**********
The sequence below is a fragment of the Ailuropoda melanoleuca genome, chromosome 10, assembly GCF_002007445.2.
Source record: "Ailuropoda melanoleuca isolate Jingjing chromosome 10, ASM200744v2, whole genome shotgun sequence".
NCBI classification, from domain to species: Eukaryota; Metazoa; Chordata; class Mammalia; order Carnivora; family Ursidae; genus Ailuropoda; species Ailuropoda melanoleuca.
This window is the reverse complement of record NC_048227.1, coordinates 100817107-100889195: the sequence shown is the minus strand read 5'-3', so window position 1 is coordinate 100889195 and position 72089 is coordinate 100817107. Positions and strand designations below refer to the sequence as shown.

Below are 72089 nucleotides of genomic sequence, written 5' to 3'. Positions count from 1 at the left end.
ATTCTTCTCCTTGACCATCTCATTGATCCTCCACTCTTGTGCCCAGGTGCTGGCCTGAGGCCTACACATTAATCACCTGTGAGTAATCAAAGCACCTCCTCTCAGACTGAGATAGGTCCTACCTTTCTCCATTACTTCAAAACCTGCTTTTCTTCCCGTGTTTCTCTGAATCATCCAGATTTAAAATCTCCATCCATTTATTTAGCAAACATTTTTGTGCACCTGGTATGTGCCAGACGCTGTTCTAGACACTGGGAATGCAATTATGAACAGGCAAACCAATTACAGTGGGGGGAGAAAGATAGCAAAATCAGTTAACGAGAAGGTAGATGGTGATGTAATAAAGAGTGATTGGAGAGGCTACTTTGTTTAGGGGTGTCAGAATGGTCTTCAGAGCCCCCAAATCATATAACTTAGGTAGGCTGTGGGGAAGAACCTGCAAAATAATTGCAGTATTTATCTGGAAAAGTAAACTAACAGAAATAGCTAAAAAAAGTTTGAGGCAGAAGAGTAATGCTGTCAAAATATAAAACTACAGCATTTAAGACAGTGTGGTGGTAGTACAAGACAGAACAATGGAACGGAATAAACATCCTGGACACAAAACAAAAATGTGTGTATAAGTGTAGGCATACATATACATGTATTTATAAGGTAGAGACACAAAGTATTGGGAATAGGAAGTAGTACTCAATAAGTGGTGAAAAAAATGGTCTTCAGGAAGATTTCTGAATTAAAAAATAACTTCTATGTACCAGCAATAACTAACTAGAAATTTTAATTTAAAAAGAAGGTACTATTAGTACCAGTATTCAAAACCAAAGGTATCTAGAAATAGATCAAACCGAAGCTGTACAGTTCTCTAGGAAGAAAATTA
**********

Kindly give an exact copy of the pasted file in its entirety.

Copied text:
The sequence below is a fragment of the Ailuropoda melanoleuca genome, chromosome 10, assembly GCF_002007445.2.
Source record: "Ailuropoda melanoleuca isolate Jingjing chromosome 10, ASM200744v2, whole genome shotgun sequence".
NCBI classification, from domain to species: Eukaryota; Metazoa; Chordata; class Mammalia; order Carnivora; family Ursidae; genus Ailuropoda; species Ailuropoda melanoleuca.
This window is the reverse complement of record NC_048227.1, coordinates 100817107-100889195: the sequence shown is the minus strand read 5'-3', so window position 1 is coordinate 100889195 and position 72089 is coordinate 100817107. Positions and strand designations below refer to the sequence as shown.

Below are 72089 nucleotides of genomic sequence, written 5' to 3'. Positions count from 1 at the left end.
ATTCTTCTCCTTGACCATCTCATTGATCCTCCACTCTTGTGCCCAGGTGCTGGCCTGAGGCCTACACATTAATCACCTGTGAGTAATCAAAGCACCTCCTCTCAGACTGAGATAGGTCCTACCTTTCTCCATTACTTCAAAACCTGCTTTTCTTCCCGTGTTTCTCTGAATCATCCAGATTTAAAATCTCCATCCATTTATTTAGCAAACATTTTTGTGCACCTGGTATGTGCCAGACGCTGTTCTAGACACTGGGAATGCAATTATGAACAGGCAAACCAATTACAGTGGGGGGAGAAAGATAGCAAAATCAGTTAACGAGAAGGTAGATGGTGATGTAATAAAGAGTGATTGGAGAGGCTACTTTGTTTAGGGGTGTCAGAATGGTCTTCAGAGCCCCCAAATCATATAACTTAGGTAGGCTGTGGGGAAGAACCTGCAAAATAATTGCAGTATTTATCTGGAAAAGTAAACTAACAGAAATAGCTAAAAAAAGTTTGAGGCAGAAGAGTAATGCTGTCAAAATATAAAACTACAGCATTTAAGACAGTGTGGTGGTAGTACAAGACAGAACAATGGAACGGAATAAACATCCTGGACACAAAACAAAAATGTGTGTATAAGTGTAGGCATACATATACATGTATTTATAAGGTAGAGACACAAAGTATTGGGAATAGGAAGTAGTACTCAATAAGTGGTGAAAAAAATGGTCTTCAGGAAGATTTCTGAATTAAAAAATAACTTCTATGTACCAGCAATAACTAACTAGAAATTTTAATTTAAAAAGAAGGTACTATTAGTACCAGTATTCAAAACCAAAGGTATCTAGAAATAGATCAAACCGAAGCTGTACAGTTCTCTAGGAAGAAAATTA